Community natural resource management: The case of woodlots in northern Ethiopia
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Environment and Development Economics;8(pt.1): 129-148
Permanent link to this item: http://hdl.handle.net/10568/28492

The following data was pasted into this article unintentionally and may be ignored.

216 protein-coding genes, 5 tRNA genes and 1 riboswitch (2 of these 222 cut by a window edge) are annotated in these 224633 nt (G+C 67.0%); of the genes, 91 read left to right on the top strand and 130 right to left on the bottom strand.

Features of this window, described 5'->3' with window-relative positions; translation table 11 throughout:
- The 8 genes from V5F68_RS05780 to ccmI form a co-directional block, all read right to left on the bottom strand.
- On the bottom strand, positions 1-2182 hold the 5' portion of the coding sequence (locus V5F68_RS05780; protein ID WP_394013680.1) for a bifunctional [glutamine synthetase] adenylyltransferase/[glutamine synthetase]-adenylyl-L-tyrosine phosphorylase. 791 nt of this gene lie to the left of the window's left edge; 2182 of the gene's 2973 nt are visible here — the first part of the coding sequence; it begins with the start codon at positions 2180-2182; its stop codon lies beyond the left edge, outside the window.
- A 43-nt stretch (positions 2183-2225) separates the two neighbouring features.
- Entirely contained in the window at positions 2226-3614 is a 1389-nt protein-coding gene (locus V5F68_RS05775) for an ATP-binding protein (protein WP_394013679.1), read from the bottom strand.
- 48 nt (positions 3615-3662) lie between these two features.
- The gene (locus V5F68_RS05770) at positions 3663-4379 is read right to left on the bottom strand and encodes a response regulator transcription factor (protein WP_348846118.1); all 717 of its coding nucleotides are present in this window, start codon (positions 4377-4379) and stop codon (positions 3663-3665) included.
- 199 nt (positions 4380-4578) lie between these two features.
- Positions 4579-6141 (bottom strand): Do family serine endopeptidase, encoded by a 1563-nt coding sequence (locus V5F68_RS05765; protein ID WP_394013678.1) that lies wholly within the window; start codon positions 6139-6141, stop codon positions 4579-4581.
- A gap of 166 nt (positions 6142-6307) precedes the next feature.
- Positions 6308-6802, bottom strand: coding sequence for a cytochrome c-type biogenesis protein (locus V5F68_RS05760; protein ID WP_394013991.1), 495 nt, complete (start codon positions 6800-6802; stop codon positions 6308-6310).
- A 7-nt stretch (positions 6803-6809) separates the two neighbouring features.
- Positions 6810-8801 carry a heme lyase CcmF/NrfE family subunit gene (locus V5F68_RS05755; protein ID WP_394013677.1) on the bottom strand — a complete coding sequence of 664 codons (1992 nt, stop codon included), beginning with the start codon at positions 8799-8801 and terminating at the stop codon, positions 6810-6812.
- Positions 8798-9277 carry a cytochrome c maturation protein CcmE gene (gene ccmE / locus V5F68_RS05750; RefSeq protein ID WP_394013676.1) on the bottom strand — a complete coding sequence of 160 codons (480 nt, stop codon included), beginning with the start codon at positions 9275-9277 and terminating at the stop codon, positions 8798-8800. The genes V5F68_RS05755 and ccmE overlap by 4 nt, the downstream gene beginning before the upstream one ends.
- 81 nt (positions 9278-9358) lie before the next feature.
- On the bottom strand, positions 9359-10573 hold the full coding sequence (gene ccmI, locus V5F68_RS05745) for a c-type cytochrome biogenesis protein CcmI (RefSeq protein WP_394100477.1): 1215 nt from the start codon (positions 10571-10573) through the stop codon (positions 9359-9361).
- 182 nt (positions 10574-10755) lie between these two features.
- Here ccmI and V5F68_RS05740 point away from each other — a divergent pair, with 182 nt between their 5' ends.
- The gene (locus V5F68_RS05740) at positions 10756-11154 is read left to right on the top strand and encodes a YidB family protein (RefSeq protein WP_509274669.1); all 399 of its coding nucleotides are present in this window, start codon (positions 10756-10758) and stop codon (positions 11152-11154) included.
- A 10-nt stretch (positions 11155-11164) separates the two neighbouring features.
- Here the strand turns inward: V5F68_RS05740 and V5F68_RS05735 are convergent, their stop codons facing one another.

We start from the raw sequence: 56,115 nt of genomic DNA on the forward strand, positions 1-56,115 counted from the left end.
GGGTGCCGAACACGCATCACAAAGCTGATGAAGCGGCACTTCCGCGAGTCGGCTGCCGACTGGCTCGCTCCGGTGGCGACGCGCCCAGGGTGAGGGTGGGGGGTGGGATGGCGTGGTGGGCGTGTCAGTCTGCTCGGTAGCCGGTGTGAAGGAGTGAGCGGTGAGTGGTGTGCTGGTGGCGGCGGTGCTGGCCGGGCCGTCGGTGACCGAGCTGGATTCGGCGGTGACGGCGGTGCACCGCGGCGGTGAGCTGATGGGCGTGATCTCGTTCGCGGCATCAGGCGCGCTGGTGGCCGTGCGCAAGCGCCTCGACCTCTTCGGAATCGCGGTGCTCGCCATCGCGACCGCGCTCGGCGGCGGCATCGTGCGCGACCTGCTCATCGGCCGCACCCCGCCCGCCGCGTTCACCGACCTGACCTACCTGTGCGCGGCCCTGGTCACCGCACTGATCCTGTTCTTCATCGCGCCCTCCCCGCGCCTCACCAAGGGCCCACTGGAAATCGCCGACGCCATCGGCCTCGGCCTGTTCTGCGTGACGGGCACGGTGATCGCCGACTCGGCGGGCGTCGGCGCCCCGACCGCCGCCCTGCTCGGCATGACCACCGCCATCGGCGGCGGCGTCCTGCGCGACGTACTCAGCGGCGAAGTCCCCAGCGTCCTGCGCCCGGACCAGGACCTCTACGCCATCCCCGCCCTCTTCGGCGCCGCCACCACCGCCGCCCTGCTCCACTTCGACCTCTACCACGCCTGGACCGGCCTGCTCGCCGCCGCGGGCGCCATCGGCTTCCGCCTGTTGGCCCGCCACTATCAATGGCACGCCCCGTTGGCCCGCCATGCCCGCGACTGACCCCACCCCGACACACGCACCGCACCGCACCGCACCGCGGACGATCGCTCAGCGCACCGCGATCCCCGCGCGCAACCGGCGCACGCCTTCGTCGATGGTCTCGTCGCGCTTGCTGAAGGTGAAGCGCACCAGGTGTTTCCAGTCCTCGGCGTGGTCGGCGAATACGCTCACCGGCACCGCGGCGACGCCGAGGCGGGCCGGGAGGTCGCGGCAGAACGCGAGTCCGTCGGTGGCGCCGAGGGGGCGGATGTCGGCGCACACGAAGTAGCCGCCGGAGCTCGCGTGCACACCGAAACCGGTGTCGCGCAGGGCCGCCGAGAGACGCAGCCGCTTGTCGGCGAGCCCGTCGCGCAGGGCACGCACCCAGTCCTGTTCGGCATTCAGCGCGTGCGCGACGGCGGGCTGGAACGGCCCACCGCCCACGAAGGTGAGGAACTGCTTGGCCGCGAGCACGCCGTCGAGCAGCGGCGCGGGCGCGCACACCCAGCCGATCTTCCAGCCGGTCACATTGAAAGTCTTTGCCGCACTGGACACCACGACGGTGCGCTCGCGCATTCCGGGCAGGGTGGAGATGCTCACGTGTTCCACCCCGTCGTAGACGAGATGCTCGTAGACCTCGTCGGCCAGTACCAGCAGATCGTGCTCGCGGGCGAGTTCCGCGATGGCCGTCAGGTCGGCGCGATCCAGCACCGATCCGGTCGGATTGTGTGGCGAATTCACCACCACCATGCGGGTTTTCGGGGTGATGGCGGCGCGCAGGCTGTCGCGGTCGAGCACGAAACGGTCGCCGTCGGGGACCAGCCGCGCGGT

This paper examines the nature of community management of woodlots and investigates the determinants of collective action and its effectiveness in managing woodlots, based on a survey of 100 villages in Tigray, northern Ethiopia. We find that collective management of woodlots generally functions well in Tigray. Despite limited current benefits received by community members, the woodlots contribute substantially to community wealth, increasing members’ willingness to provide collective effort to manage the woodlots. We find that benefits are greater and problems less on woodlots managed at the village level than those managed at a higher municipality level, and that the average intensity of management is greater on village-managed woodlots. Nevertheless, we find little evidence of differences in collective management of woodlots or its effectiveness on village vs. municipality-managed woodlots, after controlling for other factors. The factors that do significantly affect collective action include population density (higher collective labor input and lower planting density at intermediate than at low or high density), market access (less labor input, planting density and tree survival where market access is better), and presence of external organizations promoting the woodlot (reduces local effort to protect the woodlot and tree survival). The finding of an inverse U-shaped relationship between population density and collective labor input is consistent with induced innovation theory, with the increased labor/land ratio promoting collective effort to invest in resources as population density grows to a moderate level, while incentive problems may undermine collective action at high levels of population density. The negative effect of market access suggests that higher opportunity costs of labor and/or increased “exit options” undermine collective resource management. The negative effect of external organizational presence suggests that external organizations are displacing local efforts to protect woodlots. These findings suggest collective action may be more beneficial and more effective when managed at a more local level, when the role of external organizations is more demand-driven, and when promoted in intermediate population density communities more remote from markets. In higher population density settings and areas closer to markets, private-oriented approaches are likely to be more effective.